Eleanor Gertrude Brown

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Eleanor Gertrude Brown, from a 1916 publication.

Eleanor Gertrude Brown (August 28, 1887 — July 21, 1964) was an American Milton scholar and educator.

Early life[edit]

Eleanor Gertrude Brown was from Dayton, Ohio.[1] She was blind from infancy, and educated at the Ohio State School for the Blind, graduating in the class of 1908. She completed undergraduate studies at Ohio State University in 1914,[2] the school's first blind graduate.[3] She earned a master's degree from Columbia University in 1924, and a doctoral degree from the same institution in 1934.[4][5]


For forty years, until her retirement in 1952,[3] Brown taught English, German, Latin, and history to sighted students, at Steele High School in Dayton.[6] In 1960, she was honored by the Dayton Federation of Women's Clubs as Outstanding Woman of the Year.[7]

Books by Eleanor Gertrude Brown include Milton's Blindness (1934), a work of literary scholarship based on her doctoral dissertation about John Milton; Into the Light (1946), a book of poetry; and Corridors of Light (1958), a memoir of her own education, with an introduction by Harry Emerson Fosdick.[8] "To my interpretation of Milton's life and writing after the loss of sight, I add my knowledge of blindness," she explained of her scholarship. "By similarity of experience alone, I am rendered a more able critic."[9]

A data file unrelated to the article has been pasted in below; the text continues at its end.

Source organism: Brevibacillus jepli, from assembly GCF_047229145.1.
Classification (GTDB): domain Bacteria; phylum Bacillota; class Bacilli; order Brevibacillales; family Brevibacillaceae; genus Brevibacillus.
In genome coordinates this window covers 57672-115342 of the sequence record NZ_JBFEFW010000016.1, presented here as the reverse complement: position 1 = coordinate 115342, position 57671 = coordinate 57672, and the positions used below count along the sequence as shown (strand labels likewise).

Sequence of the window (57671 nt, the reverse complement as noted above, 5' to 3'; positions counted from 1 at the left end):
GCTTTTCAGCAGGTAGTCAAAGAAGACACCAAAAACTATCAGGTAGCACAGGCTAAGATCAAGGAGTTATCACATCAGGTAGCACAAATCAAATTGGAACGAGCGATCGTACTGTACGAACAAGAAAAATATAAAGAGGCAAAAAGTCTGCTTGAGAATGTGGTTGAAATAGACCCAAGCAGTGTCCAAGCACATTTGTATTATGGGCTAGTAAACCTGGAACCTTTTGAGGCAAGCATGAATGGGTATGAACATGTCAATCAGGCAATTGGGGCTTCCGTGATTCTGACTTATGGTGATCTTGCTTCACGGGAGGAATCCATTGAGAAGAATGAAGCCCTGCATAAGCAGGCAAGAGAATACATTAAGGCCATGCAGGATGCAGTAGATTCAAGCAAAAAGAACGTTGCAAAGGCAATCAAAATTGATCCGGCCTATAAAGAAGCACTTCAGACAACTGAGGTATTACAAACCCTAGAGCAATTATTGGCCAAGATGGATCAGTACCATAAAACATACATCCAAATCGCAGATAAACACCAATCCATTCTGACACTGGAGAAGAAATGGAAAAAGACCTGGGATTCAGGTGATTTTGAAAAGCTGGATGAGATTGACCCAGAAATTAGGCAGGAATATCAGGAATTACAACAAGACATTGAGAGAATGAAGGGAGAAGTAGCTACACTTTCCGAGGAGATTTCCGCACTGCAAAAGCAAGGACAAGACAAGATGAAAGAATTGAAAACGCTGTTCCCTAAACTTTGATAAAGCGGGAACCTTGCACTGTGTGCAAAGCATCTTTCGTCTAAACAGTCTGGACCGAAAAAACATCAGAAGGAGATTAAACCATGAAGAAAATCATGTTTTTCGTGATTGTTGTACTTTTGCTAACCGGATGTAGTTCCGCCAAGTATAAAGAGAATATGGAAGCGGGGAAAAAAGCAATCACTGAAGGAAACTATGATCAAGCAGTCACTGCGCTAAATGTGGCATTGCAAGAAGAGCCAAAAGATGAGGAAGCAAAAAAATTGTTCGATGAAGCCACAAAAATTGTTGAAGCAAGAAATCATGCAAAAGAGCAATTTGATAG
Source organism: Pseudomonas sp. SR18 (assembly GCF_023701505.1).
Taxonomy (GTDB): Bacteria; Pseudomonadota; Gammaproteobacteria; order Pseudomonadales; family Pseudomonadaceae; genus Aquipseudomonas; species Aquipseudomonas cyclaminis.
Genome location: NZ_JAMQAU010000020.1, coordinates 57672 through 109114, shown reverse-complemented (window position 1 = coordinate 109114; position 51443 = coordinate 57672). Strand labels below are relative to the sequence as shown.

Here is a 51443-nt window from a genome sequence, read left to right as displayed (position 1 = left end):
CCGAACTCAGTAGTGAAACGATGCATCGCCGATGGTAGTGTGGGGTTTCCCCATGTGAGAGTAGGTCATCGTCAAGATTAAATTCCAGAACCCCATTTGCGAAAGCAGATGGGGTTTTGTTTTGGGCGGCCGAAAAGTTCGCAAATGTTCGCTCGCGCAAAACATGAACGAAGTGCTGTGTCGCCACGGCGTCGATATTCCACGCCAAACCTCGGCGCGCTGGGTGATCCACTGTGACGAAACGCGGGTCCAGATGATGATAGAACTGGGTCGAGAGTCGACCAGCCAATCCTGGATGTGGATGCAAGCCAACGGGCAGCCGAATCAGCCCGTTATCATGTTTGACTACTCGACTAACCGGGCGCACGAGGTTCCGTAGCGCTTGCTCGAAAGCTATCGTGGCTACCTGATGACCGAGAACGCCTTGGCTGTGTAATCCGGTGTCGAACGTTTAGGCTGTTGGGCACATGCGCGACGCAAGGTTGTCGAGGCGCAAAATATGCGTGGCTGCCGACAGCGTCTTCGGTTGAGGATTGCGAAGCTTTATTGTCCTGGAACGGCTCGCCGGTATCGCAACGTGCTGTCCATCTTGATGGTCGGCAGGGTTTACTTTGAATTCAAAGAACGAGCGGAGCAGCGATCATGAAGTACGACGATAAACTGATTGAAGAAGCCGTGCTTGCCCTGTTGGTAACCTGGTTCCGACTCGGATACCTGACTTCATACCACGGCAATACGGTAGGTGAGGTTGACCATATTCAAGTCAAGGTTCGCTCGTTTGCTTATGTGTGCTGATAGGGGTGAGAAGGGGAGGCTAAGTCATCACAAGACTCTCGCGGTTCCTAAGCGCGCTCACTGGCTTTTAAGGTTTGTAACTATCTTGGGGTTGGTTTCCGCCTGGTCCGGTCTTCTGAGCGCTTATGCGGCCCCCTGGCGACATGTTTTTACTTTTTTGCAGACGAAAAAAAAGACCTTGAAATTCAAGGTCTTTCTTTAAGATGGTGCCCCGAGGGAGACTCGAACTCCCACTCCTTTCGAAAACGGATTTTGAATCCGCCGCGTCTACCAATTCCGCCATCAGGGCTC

Personal life[edit]

Eleanor Gertrude Brown died in 1964, from stomach cancer, aged 76 years.[3][10] Her Milton's Blindness was reissued by Columbia University Press in 2011, as an important work in Milton studies.[9]


  1. ^ Clifford E. Olstrom, Undaunted by Blindness (eBookIt.com 2012): 64. ISBN 9780982272190
  2. ^ "Eleanor Gertrude Brown" Outlook for the Blind (Winter 1916): 99-100.
  3. ^ a b c "Dr. Eleanor Brown, a Blind Teacher, 76" New York Times (July 22, 1964): 33.
  4. ^ "Blind Woman, 46, Wins Ph.D. at Columbia; She Disputes Academic Theories on Milton" New York Times (May 3, 1934): 21.
  5. ^ "Two Blind Students Get Columbia Degrees Today" New York Times (June 5, 1934): 20.
  6. ^ "Blind Teacher Gives Credit to 'Sixth Sense' for Success" Washington Post (March 21, 1937): F2.
  7. ^ "Educator, Author Dies at Dayton" Daily Times (July 22, 1964): 2. via Newspapers.comopen access
  8. ^ Online Books by Eleanor Gertrude Brown, The Online Books Page.
  9. ^ a b David T. Mitchell, Sharon L. Snyder, Narrative Prosthesis: Disability and the Dependencies of Discourse (University of Michigan Press 2000): 31. ISBN 9780472067480
  10. ^ Mary Ellen Wolfe, "Dr. Brown Found 'Light' in Blindness" Dayton Journal Herald (July 22, 1964).

External links[edit]